A Book for every Place


Where do you keep the books you’re currently reading?  Ever since I took to reading several at a time, they’ve found their way into every room of the house.  Any flat surface is fair game.

My nightstand holds a book on writing (Flogging the Quill by Ray Rhamey), two about food (Appetites by Geneen Roth and In Defense of Food by Michael Pollan), two novels (One Hundred Years of Solitude by Gabriel Garcίa Márquez and The Believers by Zoë Heller), a collection of short stories (Flappers and Philosophers by F. Scott Fitzgerald), and a paperback dictionary (Webster’s), all of which are stacked, theoretically, in order of priority, except for the dictionary, which sits second from the top.

The side table in the dining room holds my Bible (NASB), a book on writing (The 101 Habits of Novelists by Andrew McAleer), the latest issues of One Story and Glimmer Train, and two copies—his and hers—of the Scrabble Players Dictionary.

My backpack carries a Will Shortz Sudoko puzzle book and a book on writing (How to Write and Sell Humor by Gene Perret) for just in case. On top of that, my car contains the giant print mystery (Chat by Archer Mayor) I’ve been reading on the treadmill at the gym.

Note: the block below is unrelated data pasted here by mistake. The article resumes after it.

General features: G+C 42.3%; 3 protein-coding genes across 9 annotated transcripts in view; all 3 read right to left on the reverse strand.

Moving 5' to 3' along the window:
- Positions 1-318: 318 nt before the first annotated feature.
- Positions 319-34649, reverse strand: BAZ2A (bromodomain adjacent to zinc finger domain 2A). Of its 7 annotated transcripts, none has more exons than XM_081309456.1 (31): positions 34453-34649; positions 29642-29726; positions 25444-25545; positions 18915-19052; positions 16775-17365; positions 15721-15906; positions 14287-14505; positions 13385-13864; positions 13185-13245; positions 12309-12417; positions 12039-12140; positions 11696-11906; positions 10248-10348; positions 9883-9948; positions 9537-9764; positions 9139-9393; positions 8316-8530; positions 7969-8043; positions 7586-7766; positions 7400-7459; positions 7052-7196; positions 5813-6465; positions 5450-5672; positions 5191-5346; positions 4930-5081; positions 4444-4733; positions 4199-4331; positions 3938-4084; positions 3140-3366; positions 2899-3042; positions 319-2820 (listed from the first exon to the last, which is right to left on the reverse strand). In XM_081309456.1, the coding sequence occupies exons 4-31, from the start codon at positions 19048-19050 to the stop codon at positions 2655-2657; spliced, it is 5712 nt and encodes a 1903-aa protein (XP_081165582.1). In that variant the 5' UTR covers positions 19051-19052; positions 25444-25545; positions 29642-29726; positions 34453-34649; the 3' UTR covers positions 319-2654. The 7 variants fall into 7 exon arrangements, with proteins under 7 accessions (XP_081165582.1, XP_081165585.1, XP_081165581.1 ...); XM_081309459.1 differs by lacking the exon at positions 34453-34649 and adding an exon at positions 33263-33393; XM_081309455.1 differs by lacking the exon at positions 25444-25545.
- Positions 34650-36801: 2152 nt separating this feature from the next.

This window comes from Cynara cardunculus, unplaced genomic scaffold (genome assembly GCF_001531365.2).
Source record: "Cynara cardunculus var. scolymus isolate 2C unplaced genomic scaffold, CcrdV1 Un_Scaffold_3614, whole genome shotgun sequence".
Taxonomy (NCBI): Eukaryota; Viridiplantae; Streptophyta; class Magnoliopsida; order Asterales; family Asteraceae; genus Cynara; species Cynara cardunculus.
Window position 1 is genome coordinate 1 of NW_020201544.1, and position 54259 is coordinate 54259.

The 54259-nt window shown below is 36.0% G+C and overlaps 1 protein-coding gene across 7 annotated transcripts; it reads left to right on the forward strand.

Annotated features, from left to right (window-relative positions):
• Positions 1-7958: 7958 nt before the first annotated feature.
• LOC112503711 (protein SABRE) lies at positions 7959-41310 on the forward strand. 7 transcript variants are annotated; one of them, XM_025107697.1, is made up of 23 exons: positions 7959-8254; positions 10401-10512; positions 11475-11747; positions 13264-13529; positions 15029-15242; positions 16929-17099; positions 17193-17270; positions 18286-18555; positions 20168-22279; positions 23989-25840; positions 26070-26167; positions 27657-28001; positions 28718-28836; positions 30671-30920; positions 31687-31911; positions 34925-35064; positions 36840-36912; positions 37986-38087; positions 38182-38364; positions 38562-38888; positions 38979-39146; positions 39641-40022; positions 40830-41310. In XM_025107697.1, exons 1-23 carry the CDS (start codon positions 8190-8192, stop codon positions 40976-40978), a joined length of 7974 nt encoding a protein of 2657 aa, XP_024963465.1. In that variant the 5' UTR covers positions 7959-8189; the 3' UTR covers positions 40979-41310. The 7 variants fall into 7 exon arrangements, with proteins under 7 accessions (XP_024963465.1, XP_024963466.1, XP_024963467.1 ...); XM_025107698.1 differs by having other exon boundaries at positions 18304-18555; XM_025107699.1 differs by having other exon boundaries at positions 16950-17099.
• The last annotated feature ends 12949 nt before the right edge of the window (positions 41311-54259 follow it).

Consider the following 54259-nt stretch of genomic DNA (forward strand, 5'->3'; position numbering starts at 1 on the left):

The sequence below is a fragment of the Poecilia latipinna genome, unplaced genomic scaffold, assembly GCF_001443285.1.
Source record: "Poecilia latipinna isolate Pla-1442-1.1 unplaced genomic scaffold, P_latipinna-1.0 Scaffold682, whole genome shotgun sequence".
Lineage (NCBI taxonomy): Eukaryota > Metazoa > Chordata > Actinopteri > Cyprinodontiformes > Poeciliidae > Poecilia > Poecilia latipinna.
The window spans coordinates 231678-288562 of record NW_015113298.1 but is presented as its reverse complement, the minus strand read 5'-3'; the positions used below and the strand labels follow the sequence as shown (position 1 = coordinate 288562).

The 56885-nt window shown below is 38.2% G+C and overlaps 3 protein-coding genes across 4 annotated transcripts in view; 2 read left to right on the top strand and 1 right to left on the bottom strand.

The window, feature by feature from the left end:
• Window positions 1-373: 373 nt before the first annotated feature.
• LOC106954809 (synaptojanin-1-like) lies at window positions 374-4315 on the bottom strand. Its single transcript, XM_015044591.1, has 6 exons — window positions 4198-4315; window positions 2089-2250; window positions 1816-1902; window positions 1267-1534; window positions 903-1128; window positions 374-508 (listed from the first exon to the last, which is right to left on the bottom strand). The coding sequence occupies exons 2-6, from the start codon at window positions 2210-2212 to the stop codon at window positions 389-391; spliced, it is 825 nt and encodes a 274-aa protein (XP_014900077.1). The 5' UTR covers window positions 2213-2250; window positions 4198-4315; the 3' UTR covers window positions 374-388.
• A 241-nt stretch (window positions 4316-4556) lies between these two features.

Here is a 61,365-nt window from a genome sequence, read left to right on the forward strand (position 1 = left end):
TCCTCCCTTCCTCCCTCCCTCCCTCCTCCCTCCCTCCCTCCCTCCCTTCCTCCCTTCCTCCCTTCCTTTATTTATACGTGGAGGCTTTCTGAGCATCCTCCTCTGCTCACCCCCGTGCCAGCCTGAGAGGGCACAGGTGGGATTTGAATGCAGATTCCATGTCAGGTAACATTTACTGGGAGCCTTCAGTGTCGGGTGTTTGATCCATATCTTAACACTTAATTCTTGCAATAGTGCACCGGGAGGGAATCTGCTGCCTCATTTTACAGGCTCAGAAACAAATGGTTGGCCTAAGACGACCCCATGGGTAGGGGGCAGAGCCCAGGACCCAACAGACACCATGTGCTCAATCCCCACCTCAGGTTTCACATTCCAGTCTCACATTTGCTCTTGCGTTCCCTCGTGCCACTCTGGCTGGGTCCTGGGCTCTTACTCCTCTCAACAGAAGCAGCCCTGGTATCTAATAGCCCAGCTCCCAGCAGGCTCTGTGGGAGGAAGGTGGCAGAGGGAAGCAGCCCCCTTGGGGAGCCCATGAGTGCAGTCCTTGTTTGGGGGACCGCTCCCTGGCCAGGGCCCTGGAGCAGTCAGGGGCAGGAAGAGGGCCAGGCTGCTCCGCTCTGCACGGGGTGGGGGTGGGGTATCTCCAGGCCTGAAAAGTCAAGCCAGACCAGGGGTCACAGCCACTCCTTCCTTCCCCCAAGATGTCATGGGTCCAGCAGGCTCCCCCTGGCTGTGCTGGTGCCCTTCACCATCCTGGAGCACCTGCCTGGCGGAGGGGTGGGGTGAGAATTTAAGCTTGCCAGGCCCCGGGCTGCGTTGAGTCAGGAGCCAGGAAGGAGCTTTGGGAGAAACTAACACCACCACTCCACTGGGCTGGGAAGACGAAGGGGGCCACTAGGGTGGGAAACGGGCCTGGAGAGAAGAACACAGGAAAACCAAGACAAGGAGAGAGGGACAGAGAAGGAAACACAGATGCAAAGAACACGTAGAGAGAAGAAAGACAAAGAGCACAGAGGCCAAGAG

Then there are the unexplained books which appear atop the refrigerator, the mantel, and the computer desk, not to mention the end tables. Can’t say we weren’t warned. King Solomon wrote, “Be admonished. Of the making of books there is no end.”

Maybe it’s time to check out Kindle.

6 thoughts on “A Book for every Place

  1. …which proves a happy circumstance for any visitor to your house who has been so unlucky or ill-prepared, as to fail to bring his own book with him!

    I tend to read one novel at a time and take it wherever I go (which is risky; what if I forget it somewhere?). But certain strategic locations at my house hold non-ficton books for dipping into and out of at will.

    1. It’s certainly less frustrating for me also to read one novel at a time. (I just wish there were more selections in giant print. Unfortunately, nonfiction doesn’t hold my attention as well on the treadmill.) Thanks for the post, Matt!

  2. I would much rather be in a home with books all over than to not be able to find a thing to read. I recommend Ex Libris by Anne Fadiman–a whole book about books! Anyone who loves, organizes or lends books will appreciate it. I have it at home. Now where did I put it?

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